Before arriving at an answer, the reader - and especially any member of the scientific community - is invited to view a powerful film that is simply entitled "HOME". [18] In this artistic masterpiece, images of life on earth convey beyond the reach of words the incredible magnificence of what will be lost if climate disruption is allowed to escalate into an unstoppable "wipe-out". It also describes the methane lurking in the Arctic as a "climatic time bomb". Please watch and please speak out before it is too late. As James Hansen says: "We are in a planetary emergency."


[1] Bloomberg, August 17, 2012
[2] AFP: 'Planetary emergency' due to Arctic melt, experts warn
[3] Vast methane 'plumes' seen in Arctic ocean as ... - The Independent
[4] Danger from the deep: New climate threat as methane rises from ...
[6] [Documentary co-produced by author]: Arctic News: Arctic methane: Why the sea ice matters
[7] Interview with Leifer for documentary
[8] Interview with Hansen
[9] Wipeout: the end-Permian mass extinction
[10] 6 minute clip from "Miracle Planet":
[11] Interview with Leifer for documentary
[12] Hansen's book: Storms of My Grandchildren: The Truth About the Coming Climate ...
[13] Same as link at #6
[14] Rio Declaration
[16] The Fate of the Earth - The New York Times
[17] Thinking About the Unthinkable by David Orr We ... - Moral Ground
[18] [Link to free full film]:

Monday, January 28, 2013

Further feedbacks of sea ice decline in the Arctic

Arctic sea ice currently acts as a shield, preventing methane from entering the atmosphere, concludes a study by researchers from two Chinese scientific institutes

The researchers observed more methane in the water under the sea ice than the methane in the air above the sea ice. They conclude that the sea ice collects and holds the methane in places close enough to the surface for the methane to be consumed through photochemical and biochemical oxidation. In other words, sufficient light can reach the spots where methane assembles underneath the ice for the methane to get consumed by biological processes.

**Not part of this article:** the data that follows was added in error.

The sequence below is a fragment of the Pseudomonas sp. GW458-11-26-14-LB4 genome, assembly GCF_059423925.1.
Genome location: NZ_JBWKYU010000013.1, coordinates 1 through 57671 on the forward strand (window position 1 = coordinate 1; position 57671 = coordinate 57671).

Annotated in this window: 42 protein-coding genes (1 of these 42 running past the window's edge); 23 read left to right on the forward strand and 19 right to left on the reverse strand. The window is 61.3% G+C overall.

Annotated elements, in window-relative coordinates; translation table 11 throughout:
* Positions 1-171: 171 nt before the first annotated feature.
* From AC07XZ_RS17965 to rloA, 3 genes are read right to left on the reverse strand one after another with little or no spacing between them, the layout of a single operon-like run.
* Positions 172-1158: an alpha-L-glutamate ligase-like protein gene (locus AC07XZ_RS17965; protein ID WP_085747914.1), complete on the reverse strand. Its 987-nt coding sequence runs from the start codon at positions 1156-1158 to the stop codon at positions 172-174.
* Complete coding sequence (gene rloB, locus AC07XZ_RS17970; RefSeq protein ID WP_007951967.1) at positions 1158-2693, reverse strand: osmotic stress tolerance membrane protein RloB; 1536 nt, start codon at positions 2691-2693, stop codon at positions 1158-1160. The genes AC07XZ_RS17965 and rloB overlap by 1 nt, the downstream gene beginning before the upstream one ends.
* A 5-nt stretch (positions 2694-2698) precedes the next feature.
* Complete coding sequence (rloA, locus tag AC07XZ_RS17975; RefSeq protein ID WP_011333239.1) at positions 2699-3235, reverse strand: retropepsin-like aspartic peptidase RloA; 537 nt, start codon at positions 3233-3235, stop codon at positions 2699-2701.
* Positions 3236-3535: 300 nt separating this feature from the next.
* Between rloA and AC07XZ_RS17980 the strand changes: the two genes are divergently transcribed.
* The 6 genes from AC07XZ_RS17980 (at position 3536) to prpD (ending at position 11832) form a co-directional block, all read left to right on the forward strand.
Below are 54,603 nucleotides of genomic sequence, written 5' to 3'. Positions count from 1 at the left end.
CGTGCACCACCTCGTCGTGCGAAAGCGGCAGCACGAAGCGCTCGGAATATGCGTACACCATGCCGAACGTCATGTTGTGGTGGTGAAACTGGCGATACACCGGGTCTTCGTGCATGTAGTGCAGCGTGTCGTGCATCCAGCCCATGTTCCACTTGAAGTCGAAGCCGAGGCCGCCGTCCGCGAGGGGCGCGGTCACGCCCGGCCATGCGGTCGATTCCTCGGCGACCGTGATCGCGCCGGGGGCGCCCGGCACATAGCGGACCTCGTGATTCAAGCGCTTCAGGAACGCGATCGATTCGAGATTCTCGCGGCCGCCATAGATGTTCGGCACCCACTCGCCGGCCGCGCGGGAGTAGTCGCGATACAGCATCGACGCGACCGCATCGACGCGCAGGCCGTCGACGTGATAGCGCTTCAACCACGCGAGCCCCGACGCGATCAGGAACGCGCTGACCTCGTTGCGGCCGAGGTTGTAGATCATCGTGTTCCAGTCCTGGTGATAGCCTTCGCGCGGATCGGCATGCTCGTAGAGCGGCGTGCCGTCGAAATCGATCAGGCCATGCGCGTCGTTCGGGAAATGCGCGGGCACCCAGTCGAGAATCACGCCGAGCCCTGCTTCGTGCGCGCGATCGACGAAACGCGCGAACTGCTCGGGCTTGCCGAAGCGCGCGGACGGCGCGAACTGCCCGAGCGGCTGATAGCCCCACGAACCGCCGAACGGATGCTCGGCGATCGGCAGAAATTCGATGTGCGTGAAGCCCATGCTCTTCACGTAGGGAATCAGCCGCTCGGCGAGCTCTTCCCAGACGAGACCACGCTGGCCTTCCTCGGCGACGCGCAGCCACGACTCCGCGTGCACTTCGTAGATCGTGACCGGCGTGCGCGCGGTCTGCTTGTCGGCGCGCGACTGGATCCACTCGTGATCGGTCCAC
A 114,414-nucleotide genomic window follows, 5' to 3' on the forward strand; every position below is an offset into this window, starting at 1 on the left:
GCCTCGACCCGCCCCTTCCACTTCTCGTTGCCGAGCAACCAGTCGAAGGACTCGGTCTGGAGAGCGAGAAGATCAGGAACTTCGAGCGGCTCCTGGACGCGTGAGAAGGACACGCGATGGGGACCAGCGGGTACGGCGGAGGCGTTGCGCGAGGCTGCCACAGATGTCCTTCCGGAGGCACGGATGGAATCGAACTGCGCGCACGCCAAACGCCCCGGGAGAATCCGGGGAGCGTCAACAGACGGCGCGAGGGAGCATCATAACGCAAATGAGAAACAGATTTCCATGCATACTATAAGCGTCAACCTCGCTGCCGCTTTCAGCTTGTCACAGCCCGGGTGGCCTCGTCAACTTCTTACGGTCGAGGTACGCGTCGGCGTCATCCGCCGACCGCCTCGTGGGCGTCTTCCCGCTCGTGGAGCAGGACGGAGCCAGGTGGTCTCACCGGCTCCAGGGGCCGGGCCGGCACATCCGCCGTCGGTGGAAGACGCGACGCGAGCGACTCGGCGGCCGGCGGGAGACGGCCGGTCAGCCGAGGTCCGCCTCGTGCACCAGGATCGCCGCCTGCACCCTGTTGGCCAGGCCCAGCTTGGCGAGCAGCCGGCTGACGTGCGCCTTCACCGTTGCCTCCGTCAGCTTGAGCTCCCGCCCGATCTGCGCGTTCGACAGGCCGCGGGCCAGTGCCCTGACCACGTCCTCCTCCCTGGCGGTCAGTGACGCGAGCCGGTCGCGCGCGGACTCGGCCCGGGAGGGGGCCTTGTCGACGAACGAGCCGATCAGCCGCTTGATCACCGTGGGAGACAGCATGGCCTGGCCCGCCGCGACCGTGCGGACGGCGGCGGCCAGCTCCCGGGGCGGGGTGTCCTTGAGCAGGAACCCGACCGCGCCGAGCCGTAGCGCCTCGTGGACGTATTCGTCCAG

Change of CH4 mixing ratio over time in the chamber on under-ice water. In CBS1–CBS3, CH4mixing ratios fluctuated in the first 1–2 h and then increased, suggesting significant emission of CH4. No increasing trend in CBS4 might due to the relatively short sampling time (only 2 h) during which CH4mixing ratio had not started increasing.
A study by the Alfred Wegener Institute led by Marcel Nicolaus has found that where melt water collects on the ice, far more sunlight and therefore energy is able to penetrate the ice than is the case for white ice without ponds. The consequence is that the ice is absorbing more solar heat, is melting faster, and more light is available for the ecosystems in and below the ice.

As the sea ice has decreased in volume over the years, there now is mainly thin, first-year ice, extensively covered with melt ponds in the summer months, where once metre-thick, multi-year ice used to be. Additionally, the melt ponds have a different color, causing further albedo change. “Their colour depends entirely on how thick the remaining ice below the melt pond is and the extent to which the dark ocean beneath can be seen through this ice. Melt ponds on thicker ice tend to be turquoise and those on thin ice dark blue to black”, explains Dr. Marcel Nicolaus, sea ice physicist and melt pond expert at the Alfred Wegener Institute.